Current insurance personnel would find jobs in the expanded federal/Medicare system or in the newly emerging industry of supplemental insurance that exists in most European countries. Think of it like cable. There is a basic cable service for say $39 per month. If you want expanded cable you pay more for the premium channels. If people want a private hospital room in Europe, they pay for it with supplemental insurance.

We lose between $70-250 billion dollars per year in employee productivity due to illness (depending upon which statistics you choose). A healthy workforce is a productive workforce. As productivity increases, so does the employer's bottom line. A $25 flu shot will preserve about 5-10 days of worker productivity that would be lost due to the flu. Even if an employer does not provide sick days, the lack of an employee for several days decreases productivity and places more stress on those who try to pick up the slack.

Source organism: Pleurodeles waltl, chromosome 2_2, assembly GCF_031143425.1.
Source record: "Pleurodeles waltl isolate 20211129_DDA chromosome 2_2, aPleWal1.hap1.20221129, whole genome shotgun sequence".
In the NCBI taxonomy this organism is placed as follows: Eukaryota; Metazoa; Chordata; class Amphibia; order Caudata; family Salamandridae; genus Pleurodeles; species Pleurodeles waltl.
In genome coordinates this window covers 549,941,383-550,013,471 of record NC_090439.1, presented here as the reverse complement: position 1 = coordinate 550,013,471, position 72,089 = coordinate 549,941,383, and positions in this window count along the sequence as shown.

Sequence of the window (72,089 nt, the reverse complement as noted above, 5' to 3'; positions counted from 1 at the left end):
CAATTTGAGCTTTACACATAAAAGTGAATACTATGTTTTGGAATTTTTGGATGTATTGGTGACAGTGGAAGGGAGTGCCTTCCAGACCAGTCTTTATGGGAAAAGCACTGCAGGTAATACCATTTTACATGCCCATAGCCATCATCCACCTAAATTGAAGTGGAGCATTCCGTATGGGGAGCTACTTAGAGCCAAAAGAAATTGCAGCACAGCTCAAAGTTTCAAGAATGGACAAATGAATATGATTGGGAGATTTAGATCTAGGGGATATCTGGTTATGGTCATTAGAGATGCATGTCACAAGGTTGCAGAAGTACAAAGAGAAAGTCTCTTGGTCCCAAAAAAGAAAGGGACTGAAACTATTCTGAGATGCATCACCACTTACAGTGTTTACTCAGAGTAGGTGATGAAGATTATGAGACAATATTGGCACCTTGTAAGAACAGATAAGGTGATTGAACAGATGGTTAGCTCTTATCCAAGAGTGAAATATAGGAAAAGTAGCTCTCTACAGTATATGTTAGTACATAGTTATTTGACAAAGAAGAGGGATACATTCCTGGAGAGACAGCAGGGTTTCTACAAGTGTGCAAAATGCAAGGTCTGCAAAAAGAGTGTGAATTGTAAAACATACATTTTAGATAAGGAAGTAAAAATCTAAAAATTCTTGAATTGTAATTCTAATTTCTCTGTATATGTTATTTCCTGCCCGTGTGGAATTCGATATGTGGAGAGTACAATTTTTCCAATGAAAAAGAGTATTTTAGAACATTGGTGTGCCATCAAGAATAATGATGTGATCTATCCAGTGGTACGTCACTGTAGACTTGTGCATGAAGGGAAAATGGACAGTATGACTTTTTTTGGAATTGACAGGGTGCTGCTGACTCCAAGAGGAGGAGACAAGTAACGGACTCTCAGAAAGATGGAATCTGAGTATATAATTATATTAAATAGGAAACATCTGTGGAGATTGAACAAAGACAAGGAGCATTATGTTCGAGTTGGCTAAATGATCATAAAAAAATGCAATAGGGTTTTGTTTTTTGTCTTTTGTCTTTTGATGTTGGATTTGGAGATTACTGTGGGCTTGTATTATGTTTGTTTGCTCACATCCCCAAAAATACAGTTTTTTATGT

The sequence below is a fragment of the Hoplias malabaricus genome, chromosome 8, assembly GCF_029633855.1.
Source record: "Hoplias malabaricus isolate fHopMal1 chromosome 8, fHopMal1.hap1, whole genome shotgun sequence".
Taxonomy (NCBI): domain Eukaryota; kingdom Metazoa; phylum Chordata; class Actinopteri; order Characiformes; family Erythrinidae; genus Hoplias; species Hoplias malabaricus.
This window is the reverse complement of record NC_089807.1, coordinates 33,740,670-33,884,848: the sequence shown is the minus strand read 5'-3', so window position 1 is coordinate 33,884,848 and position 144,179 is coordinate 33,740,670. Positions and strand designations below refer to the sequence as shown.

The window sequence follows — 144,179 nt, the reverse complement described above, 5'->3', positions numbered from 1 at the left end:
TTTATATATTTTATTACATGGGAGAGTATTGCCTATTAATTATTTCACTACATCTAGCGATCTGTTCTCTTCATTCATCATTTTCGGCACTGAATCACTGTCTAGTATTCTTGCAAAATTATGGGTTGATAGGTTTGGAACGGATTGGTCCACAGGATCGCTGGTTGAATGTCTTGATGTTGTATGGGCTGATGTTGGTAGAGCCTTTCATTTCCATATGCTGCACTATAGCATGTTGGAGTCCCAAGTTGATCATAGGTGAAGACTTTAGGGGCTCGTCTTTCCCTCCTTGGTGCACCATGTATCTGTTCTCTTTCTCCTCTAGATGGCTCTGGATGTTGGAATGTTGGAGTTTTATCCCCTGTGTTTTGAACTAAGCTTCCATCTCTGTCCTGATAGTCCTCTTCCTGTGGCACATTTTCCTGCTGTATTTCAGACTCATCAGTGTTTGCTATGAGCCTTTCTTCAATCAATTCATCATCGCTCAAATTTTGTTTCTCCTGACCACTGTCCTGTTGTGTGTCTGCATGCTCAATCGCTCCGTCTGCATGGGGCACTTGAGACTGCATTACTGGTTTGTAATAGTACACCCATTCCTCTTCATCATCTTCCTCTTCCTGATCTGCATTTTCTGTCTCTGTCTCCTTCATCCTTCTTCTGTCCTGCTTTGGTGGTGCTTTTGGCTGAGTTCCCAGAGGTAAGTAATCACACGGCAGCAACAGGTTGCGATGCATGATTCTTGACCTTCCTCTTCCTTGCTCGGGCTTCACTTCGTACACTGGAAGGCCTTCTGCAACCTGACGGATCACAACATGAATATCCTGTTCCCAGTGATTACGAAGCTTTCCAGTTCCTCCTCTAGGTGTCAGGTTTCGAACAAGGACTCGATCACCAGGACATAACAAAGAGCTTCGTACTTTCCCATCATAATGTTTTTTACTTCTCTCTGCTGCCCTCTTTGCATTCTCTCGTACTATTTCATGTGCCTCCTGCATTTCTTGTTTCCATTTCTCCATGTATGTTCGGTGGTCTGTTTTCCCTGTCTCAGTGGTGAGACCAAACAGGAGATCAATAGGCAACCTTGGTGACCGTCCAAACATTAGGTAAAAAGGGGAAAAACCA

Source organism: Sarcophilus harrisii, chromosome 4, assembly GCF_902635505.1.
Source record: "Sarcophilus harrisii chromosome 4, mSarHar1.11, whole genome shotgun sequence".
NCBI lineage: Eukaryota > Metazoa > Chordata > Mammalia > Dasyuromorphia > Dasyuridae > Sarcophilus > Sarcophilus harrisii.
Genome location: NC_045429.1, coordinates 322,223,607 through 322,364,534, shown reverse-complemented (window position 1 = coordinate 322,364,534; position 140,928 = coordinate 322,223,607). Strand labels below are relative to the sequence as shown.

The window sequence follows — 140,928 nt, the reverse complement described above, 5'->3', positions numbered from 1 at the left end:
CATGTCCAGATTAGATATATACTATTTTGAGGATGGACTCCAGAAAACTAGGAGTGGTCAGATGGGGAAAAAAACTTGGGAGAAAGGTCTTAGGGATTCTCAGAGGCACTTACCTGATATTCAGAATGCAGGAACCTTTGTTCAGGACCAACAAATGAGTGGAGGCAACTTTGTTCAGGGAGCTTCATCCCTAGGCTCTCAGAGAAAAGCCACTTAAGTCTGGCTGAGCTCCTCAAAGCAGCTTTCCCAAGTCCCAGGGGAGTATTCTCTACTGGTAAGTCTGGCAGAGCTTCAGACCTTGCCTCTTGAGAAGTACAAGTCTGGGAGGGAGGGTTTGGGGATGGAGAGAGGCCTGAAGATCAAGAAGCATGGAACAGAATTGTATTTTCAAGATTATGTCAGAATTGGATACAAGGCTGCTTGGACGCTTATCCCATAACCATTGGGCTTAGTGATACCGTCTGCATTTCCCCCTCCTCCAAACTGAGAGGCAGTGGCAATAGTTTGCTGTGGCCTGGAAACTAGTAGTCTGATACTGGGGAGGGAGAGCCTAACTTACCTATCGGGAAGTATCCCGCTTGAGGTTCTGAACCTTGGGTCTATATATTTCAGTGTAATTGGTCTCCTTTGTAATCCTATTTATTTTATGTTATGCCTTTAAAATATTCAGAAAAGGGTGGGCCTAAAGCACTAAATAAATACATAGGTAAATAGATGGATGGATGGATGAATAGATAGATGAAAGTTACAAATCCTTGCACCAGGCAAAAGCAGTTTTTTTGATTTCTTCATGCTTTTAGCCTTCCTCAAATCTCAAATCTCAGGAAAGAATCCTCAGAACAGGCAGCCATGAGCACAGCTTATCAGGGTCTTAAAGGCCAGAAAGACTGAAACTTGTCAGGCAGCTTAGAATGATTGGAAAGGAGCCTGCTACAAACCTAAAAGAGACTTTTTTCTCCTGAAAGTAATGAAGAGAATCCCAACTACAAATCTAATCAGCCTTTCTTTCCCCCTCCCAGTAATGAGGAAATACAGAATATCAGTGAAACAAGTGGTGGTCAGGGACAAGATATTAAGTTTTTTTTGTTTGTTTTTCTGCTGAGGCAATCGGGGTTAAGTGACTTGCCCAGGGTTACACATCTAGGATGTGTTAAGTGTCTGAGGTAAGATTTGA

You are worried about your bottom line and I understand that. We all are. I have three kids in college myself. But keeping the current system is not going to help your bottom line. It is only going to get worse if we don't do something to change the rut we are in. Two of the biggest indicators of the health of a nation are the infant mortality rate and the longevity rate. Countries with universal health care beat us every time in both categories. Our rates are at the bottom of industrialized nations. That should speak volumes to anyone who still claims we have the best health care system in the world. We DON'T. We have the most expensive, but certainly not the most efficient or productive.